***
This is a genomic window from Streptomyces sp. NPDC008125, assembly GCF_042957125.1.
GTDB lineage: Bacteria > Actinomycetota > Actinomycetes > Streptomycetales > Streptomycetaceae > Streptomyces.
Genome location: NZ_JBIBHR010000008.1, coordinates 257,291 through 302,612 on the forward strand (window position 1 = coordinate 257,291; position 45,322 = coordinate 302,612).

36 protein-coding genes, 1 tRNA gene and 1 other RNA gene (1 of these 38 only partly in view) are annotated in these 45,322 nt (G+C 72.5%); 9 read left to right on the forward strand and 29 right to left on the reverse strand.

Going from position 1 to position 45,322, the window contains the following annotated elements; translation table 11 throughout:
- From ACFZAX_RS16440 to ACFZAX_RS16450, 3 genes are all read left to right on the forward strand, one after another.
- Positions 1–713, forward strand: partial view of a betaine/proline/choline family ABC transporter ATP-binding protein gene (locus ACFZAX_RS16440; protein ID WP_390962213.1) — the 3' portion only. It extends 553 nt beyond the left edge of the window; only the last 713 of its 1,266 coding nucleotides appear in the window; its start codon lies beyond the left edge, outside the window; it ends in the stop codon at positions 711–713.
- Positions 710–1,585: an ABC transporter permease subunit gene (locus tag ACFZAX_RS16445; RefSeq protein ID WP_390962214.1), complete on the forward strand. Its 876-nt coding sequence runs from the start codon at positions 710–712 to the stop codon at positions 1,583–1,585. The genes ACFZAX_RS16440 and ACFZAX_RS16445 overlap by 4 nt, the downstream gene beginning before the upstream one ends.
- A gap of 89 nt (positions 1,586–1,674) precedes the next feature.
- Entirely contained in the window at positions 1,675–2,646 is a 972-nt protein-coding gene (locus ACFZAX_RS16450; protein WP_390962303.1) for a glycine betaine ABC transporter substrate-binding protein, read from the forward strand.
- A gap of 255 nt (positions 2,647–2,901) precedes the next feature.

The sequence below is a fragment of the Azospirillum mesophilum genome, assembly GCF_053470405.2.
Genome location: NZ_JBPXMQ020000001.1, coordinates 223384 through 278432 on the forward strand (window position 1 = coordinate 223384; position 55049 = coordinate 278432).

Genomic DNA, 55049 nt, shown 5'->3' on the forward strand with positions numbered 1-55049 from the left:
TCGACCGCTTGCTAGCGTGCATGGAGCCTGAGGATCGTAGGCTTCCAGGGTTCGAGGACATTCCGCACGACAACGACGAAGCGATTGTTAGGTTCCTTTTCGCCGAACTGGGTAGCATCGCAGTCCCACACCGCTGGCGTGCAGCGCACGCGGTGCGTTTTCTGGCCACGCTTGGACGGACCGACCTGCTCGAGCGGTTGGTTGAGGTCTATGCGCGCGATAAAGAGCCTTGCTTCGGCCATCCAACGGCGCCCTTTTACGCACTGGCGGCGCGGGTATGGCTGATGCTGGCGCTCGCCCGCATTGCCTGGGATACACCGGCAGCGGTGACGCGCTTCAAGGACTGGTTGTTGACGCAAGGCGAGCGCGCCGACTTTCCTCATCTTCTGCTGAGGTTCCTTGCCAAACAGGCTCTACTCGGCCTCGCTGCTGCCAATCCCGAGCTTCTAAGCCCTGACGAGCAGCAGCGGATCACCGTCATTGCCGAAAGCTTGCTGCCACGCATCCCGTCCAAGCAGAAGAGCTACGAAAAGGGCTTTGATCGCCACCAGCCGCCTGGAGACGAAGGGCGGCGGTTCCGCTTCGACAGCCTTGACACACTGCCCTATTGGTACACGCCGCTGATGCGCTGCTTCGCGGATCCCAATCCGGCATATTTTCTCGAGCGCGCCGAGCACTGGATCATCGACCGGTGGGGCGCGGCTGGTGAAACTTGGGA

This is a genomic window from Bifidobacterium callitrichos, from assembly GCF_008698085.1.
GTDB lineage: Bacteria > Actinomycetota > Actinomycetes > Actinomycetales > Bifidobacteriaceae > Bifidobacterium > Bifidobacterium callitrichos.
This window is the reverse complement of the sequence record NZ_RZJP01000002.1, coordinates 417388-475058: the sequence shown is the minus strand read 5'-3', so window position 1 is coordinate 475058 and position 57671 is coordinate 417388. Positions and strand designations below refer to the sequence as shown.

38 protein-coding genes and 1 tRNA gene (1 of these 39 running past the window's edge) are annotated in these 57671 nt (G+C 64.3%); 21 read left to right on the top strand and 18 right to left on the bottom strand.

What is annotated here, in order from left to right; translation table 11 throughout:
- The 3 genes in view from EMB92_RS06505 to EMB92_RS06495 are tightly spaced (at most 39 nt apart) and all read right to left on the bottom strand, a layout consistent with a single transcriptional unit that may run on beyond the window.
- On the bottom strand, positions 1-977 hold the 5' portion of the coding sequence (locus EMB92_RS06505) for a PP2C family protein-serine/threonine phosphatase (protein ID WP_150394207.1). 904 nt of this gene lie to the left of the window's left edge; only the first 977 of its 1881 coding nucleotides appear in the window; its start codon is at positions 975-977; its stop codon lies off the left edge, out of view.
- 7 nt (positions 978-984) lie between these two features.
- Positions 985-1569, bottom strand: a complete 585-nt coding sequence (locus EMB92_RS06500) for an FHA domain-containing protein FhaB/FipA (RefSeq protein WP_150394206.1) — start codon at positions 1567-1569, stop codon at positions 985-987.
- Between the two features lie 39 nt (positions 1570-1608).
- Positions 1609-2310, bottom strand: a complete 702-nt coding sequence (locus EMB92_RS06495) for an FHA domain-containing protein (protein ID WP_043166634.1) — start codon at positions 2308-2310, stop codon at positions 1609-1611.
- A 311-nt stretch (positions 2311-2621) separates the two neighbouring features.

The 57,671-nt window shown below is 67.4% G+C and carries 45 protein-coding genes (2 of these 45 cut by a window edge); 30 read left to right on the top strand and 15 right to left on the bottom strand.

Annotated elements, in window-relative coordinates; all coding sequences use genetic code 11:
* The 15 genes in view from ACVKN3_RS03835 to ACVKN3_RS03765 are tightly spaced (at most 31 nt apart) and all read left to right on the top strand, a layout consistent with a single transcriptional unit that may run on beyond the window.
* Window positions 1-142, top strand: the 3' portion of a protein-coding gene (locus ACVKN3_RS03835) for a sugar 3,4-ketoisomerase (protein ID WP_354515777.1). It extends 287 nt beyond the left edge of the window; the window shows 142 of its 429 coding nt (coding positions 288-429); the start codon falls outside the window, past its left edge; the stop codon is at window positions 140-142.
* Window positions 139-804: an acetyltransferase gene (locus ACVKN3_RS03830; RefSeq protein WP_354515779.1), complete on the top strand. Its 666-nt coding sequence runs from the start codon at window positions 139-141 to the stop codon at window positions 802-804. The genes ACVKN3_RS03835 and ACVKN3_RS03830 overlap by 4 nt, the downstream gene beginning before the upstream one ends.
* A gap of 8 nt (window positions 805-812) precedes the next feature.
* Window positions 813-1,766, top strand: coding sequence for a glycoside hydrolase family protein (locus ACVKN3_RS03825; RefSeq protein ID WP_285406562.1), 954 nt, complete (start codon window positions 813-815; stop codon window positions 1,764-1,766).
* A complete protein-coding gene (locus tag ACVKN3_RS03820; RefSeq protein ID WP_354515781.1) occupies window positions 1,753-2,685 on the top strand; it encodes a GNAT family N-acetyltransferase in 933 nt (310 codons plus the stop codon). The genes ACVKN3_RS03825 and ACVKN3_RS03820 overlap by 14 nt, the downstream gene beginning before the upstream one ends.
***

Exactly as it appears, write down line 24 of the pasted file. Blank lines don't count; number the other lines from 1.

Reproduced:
- Positions 985-1569, bottom strand: a complete 585-nt coding sequence (locus EMB92_RS06500) for an FHA domain-containing protein FhaB/FipA (RefSeq protein WP_150394206.1) — start codon at positions 1567-1569, stop codon at positions 985-987.